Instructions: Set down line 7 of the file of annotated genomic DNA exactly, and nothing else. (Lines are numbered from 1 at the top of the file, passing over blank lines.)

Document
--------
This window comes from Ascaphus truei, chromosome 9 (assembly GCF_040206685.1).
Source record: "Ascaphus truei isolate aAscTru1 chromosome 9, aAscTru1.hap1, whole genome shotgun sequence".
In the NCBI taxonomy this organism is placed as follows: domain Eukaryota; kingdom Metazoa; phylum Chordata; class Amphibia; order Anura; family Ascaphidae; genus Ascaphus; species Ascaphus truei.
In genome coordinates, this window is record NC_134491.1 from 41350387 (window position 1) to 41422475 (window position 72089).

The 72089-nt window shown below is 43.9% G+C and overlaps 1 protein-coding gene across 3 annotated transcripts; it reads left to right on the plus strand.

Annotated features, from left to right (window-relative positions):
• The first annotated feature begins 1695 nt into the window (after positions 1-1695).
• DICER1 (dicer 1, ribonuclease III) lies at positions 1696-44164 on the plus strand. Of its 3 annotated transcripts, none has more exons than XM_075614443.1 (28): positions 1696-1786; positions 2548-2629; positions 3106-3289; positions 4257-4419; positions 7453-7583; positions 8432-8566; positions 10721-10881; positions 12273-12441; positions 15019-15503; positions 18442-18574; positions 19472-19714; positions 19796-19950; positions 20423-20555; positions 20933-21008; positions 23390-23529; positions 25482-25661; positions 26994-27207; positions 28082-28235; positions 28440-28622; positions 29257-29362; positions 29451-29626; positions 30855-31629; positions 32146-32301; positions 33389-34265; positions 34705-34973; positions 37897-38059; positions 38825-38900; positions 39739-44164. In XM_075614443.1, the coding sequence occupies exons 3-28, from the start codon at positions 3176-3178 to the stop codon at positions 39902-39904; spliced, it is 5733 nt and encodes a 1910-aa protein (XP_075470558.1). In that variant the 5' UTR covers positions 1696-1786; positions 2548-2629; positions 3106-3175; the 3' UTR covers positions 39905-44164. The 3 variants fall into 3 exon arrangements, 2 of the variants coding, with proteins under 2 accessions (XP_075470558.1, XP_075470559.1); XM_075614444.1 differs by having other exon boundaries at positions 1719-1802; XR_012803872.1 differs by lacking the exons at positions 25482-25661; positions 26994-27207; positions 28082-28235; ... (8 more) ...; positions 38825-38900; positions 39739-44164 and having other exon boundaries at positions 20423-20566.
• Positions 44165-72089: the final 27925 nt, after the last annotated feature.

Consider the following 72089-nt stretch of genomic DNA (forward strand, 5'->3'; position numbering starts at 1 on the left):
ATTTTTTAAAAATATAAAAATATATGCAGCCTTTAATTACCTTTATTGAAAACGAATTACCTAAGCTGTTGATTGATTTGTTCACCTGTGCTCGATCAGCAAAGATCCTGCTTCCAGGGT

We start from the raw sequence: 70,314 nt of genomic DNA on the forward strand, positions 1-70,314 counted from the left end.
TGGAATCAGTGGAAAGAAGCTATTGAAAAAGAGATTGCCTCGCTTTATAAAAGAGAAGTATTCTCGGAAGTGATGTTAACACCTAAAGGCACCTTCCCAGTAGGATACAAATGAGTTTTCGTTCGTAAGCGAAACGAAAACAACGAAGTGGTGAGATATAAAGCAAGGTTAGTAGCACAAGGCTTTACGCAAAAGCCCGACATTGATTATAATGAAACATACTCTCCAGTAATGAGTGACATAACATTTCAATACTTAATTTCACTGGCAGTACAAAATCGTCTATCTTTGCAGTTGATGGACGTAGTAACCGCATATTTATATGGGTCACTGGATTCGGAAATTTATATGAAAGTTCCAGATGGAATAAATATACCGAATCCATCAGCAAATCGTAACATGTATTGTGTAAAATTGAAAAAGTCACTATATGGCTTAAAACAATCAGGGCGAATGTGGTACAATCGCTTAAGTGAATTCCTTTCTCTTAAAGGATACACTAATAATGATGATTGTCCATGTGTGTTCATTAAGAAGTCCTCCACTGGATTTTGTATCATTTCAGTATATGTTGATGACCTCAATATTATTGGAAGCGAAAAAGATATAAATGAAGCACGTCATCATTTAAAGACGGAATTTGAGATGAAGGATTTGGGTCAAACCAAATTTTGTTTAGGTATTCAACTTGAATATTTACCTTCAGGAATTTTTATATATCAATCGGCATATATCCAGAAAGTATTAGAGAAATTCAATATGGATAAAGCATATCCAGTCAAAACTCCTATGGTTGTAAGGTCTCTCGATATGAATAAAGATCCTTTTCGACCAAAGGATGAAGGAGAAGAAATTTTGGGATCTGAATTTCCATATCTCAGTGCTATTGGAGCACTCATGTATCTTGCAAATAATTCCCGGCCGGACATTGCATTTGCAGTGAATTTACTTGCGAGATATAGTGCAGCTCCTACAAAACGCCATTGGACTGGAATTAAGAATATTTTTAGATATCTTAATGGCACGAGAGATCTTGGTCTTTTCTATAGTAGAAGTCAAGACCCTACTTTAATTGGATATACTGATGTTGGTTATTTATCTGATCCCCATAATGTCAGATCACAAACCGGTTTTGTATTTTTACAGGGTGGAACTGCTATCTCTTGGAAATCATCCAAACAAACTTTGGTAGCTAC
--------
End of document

• The first annotated feature begins 1695 nt into the window (after positions 1-1695).